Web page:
View of Newnham from Hilly Field
The church, beside a lychgate,
churchyard, The Street and bus stop
Newnham shown within Kent
|Sovereign state||United Kingdom|
|Ambulance||South East Coast|
|EU Parliament||South East England|
|UK Parliament||Faversham and Mid Kent|
Newnham has existed as a community of dwellings and work-units for at least 1,000 years. Though it had a lord of the manor and the church of SS Peter and Paul at the beginning of the 12th century, it could be said that nothing of importance ever happened there; yet in it took place centuries of everyday social history and a history of domestic and economic life of generations of English people.
Originally little more than a grouping of farmhouses and farmworkers’ cottages clustered around a church and pub, both more than 600 years old, the village featured blacksmiths, a draper, a butcher, a baker and several other shops and pubs by the early 20th century.
Even until the Second World War, most of its inhabitants were born, worked, lived and died in the valley. Many of the men worked on the hop farms, the apple and cherry orchards, or the wood industries that dominated the local economy. The women were domestic servants in some of the larger houses, many set in parklands on surrounding hills (Sharsted Court, Doddington House, Belmont, Champion Court).
A modern village life
Though Newnham has changed enormously over the past 250 years, it retains the feel of an archetypal southern English village, though few farmworkers still live there. Fast railway connections to London and the continent of Europe add to the appeal with jobs in Ashford, Canterbury, Maidstone and Medway within easy reach after the completion of the M20, M2, M26 and M25 between the mid-1960s and early 1990s.
The police house was sold as a private residence in the 1990s, and the post office shut in 1998 while the last shop closed in 2002. Two pub-restaurants remain: opposite the church is the George Inn, which is now no longer mainly a drinking house for locals but instead attracts families and groups of businesspeople for meals. It features 16th-century rafters, inglenook fireplaces, and beer brewed locally (Shepherd Neame at Faversham), and a garden that looks up to the Hilly Field.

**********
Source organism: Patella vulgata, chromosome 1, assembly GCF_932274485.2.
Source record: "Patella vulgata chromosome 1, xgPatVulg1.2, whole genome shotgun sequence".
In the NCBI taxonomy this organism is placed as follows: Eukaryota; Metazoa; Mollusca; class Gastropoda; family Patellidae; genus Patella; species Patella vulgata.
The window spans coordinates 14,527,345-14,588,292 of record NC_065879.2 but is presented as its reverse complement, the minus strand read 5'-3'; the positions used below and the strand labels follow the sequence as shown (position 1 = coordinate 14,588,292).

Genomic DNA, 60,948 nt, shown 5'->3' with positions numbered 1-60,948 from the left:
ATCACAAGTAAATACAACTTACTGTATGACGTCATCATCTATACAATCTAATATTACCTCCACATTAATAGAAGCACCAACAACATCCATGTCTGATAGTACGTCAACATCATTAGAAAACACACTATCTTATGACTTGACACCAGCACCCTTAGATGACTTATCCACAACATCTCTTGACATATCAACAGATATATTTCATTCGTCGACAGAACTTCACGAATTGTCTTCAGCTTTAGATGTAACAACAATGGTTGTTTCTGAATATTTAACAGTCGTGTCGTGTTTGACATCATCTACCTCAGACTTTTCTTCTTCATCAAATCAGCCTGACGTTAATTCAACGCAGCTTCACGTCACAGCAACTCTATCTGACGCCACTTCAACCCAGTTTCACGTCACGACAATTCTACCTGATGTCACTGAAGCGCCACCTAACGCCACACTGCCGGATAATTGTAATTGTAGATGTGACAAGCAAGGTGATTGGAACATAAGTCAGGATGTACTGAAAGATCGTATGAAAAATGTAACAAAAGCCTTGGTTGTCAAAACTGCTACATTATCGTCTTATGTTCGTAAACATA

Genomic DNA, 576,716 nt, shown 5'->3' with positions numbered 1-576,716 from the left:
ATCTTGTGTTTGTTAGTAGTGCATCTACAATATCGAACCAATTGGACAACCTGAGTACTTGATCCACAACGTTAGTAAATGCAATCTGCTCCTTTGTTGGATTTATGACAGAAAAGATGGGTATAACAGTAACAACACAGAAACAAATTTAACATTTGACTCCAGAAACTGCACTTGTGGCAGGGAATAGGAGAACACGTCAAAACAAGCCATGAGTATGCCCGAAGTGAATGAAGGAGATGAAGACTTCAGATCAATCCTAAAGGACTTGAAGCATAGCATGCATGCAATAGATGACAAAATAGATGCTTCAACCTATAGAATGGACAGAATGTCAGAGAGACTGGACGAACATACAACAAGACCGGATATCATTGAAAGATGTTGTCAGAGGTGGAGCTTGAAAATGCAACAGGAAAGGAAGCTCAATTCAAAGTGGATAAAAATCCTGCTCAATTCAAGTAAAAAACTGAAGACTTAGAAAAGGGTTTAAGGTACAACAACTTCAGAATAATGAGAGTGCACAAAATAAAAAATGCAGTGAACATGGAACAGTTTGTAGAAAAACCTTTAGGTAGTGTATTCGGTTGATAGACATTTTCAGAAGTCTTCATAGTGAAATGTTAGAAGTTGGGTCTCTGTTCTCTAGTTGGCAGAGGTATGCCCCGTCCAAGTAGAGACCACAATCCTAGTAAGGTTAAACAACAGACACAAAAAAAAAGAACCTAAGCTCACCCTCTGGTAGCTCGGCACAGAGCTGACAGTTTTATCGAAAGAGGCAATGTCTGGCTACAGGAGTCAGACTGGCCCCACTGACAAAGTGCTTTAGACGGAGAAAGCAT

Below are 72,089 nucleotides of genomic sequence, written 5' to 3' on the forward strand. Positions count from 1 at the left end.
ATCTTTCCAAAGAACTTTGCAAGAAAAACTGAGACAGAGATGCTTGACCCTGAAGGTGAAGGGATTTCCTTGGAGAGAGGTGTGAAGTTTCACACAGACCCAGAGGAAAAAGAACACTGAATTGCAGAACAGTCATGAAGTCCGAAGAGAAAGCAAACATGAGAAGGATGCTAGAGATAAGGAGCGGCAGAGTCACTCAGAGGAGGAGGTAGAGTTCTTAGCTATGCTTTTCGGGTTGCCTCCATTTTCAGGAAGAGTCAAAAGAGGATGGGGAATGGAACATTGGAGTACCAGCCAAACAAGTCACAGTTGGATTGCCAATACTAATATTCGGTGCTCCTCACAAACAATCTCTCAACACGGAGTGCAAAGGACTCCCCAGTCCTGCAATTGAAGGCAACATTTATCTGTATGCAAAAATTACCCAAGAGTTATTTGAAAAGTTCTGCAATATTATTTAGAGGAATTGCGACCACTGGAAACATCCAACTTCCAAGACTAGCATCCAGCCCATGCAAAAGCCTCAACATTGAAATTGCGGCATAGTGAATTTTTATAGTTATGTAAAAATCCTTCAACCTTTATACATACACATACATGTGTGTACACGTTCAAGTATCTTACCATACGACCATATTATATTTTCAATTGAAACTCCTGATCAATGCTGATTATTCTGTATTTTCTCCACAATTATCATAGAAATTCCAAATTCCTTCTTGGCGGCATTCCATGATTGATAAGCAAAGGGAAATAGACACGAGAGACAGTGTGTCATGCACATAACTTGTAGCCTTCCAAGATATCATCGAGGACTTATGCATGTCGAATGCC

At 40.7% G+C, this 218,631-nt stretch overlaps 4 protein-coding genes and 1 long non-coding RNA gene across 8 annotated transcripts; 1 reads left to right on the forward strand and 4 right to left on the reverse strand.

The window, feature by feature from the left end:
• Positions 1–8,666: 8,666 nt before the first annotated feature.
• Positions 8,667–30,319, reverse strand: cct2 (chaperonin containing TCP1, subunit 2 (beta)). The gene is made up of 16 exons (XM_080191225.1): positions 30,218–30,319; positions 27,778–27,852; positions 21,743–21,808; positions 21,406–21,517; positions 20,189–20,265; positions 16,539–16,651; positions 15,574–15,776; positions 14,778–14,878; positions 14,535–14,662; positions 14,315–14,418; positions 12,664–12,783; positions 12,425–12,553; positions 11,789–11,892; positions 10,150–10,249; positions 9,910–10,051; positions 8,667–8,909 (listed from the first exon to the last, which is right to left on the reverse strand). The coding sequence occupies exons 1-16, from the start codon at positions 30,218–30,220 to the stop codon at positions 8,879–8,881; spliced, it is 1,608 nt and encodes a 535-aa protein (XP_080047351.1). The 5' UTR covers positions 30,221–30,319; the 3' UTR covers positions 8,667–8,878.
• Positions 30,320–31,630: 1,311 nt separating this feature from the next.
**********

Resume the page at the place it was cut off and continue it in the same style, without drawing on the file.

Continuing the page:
Above the field stands the 12th-century manor house, Champion Court, still an apple farm, though employing few people now and an abundance of modern science, overlooking the valley. The other pub-restaurant is much newer but has the air of a barn converted from use on the Syndale vineyard. From its garden there is another striking view across the village past the oast house, now converted from drying hops for beer into a private home. At the location of Syndale Vinyard is also the local brewery, Hopdaemon.
The church’s glebe lands, near the centre of the village, provided the space for a post-war housing development. Most of the other houses in the village front onto The Street and include Tudor dwellings, Victorian terraced cottages, and many houses now joined to make larger homes. There is also a collection of infilled recently-built houses squeezed into former orchards and fields that abutted The Street and which provided the only late 20th-century development land (which has to be within the “village envelope” according to planning restrictions).
Architecture and Economy
Much of the village is a conservation area and several buildings are individually listed while the village is within the Kent Downs Area of Outstanding Natural Beauty (Kent Downs AONB). Building in the open countryside is tightly restricted, in favour of agriculture, horse-riding and walking. The average commuting distance is 22.56 kilometres (14.02 mi).